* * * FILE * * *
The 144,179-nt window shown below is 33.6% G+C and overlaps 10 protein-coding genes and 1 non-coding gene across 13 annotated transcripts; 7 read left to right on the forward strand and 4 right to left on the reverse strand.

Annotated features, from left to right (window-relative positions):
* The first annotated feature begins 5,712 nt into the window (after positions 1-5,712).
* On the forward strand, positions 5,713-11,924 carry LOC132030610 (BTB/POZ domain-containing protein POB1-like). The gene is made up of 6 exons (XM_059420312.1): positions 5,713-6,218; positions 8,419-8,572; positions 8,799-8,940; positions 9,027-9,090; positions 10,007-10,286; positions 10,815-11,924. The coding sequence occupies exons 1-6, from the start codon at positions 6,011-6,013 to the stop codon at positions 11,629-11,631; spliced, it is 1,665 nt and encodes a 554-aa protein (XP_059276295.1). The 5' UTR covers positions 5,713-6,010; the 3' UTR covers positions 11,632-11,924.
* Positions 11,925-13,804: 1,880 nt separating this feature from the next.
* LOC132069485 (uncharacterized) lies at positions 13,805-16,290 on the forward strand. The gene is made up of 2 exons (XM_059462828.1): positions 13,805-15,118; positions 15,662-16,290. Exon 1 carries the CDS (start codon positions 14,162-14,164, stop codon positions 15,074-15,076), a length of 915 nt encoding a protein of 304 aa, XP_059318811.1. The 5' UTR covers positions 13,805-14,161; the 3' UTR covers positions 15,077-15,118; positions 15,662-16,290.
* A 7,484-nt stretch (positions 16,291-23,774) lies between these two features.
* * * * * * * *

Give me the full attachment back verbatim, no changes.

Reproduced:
The 144,179-nt window shown below is 33.6% G+C and overlaps 10 protein-coding genes and 1 non-coding gene across 13 annotated transcripts; 7 read left to right on the forward strand and 4 right to left on the reverse strand.

Annotated features, from left to right (window-relative positions):
* The first annotated feature begins 5,712 nt into the window (after positions 1-5,712).
* On the forward strand, positions 5,713-11,924 carry LOC132030610 (BTB/POZ domain-containing protein POB1-like). The gene is made up of 6 exons (XM_059420312.1): positions 5,713-6,218; positions 8,419-8,572; positions 8,799-8,940; positions 9,027-9,090; positions 10,007-10,286; positions 10,815-11,924. The coding sequence occupies exons 1-6, from the start codon at positions 6,011-6,013 to the stop codon at positions 11,629-11,631; spliced, it is 1,665 nt and encodes a 554-aa protein (XP_059276295.1). The 5' UTR covers positions 5,713-6,010; the 3' UTR covers positions 11,632-11,924.
* Positions 11,925-13,804: 1,880 nt separating this feature from the next.
* LOC132069485 (uncharacterized) lies at positions 13,805-16,290 on the forward strand. The gene is made up of 2 exons (XM_059462828.1): positions 13,805-15,118; positions 15,662-16,290. Exon 1 carries the CDS (start codon positions 14,162-14,164, stop codon positions 15,074-15,076), a length of 915 nt encoding a protein of 304 aa, XP_059318811.1. The 5' UTR covers positions 13,805-14,161; the 3' UTR covers positions 15,077-15,118; positions 15,662-16,290.
* A 7,484-nt stretch (positions 16,291-23,774) lies between these two features.